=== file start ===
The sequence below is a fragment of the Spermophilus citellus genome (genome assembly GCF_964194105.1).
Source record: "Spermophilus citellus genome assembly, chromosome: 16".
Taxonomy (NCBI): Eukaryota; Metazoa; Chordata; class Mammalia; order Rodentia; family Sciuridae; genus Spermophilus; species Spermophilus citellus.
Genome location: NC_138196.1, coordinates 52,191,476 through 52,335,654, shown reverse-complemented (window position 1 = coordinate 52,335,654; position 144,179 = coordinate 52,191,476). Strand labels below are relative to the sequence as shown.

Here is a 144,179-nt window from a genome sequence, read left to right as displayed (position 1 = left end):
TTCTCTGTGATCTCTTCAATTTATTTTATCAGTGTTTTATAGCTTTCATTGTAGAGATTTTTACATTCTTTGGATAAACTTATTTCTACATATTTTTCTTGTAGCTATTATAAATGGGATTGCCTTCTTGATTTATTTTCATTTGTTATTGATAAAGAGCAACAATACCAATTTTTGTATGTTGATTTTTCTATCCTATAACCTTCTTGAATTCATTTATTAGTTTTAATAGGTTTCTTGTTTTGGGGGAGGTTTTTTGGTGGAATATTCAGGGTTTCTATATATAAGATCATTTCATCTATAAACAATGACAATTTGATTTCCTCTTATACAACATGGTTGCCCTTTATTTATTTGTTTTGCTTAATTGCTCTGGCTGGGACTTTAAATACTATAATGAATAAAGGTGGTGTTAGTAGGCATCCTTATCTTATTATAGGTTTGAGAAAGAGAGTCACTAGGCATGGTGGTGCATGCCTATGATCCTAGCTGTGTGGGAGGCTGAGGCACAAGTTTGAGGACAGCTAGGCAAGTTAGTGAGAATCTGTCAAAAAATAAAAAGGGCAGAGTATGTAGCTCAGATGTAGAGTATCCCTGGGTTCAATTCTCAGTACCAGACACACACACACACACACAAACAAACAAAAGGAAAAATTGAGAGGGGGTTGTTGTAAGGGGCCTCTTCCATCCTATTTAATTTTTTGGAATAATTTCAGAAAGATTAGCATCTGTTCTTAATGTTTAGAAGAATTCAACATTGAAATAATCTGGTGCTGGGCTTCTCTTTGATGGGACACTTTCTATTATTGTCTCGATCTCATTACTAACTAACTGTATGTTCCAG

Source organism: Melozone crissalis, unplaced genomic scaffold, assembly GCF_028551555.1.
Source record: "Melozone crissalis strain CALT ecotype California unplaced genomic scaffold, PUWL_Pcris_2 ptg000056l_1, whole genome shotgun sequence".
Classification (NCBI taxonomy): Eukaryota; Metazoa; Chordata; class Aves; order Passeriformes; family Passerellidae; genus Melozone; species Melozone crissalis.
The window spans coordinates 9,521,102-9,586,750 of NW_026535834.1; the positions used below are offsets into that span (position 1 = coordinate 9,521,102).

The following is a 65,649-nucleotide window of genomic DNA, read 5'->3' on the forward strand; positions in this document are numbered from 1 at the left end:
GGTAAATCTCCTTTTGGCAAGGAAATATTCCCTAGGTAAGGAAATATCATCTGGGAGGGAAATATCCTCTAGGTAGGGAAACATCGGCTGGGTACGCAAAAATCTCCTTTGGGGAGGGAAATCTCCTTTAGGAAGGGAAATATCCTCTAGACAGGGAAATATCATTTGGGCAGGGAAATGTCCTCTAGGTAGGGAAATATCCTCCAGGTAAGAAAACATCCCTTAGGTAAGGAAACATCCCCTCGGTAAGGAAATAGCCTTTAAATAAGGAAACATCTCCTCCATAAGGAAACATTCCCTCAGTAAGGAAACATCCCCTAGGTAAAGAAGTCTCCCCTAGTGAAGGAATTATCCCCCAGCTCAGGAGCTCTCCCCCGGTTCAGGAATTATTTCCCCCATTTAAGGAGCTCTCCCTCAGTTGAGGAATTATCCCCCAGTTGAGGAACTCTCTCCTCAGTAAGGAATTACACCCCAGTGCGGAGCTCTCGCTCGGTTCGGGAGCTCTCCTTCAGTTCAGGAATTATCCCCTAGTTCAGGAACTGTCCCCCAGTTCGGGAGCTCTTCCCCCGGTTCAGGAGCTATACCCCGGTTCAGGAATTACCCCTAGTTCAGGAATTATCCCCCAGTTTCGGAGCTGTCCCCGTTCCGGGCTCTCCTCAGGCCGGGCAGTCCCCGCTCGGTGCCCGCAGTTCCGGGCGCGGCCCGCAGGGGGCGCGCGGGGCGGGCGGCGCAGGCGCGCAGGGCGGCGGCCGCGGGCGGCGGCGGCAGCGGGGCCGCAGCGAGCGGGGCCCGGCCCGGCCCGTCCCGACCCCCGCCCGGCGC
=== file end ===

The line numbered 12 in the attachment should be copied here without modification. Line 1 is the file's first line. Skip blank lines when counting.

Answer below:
GGTAAATCTCCTTTTGGCAAGGAAATATTCCCTAGGTAAGGAAATATCATCTGGGAGGGAAATATCCTCTAGGTAGGGAAACATCGGCTGGGTACGCAAAAATCTCCTTTGGGGAGGGAAATCTCCTTTAGGAAGGGAAATATCCTCTAGACAGGGAAATATCATTTGGGCAGGGAAATGTCCTCTAGGTAGGGAAATATCCTCCAGGTAAGAAAACATCCCTTAGGTAAGGAAACATCCCCTCGGTAAGGAAATAGCCTTTAAATAAGGAAACATCTCCTCCATAAGGAAACATTCCCTCAGTAAGGAAACATCCCCTAGGTAAAGAAGTCTCCCCTAGTGAAGGAATTATCCCCCAGCTCAGGAGCTCTCCCCCGGTTCAGGAATTATTTCCCCCATTTAAGGAGCTCTCCCTCAGTTGAGGAATTATCCCCCAGTTGAGGAACTCTCTCCTCAGTAAGGAATTACACCCCAGTGCGGAGCTCTCGCTCGGTTCGGGAGCTCTCCTTCAGTTCAGGAATTATCCCCTAGTTCAGGAACTGTCCCCCAGTTCGGGAGCTCTTCCCCCGGTTCAGGAGCTATACCCCGGTTCAGGAATTACCCCTAGTTCAGGAATTATCCCCCAGTTTCGGAGCTGTCCCCGTTCCGGGCTCTCCTCAGGCCGGGCAGTCCCCGCTCGGTGCCCGCAGTTCCGGGCGCGGCCCGCAGGGGGCGCGCGGGGCGGGCGGCGCAGGCGCGCAGGGCGGCGGCCGCGGGCGGCGGCGGCAGCGGGGCCGCAGCGAGCGGGGCCCGGCCCGGCCCGTCCCGACCCCCGCCCGGCGC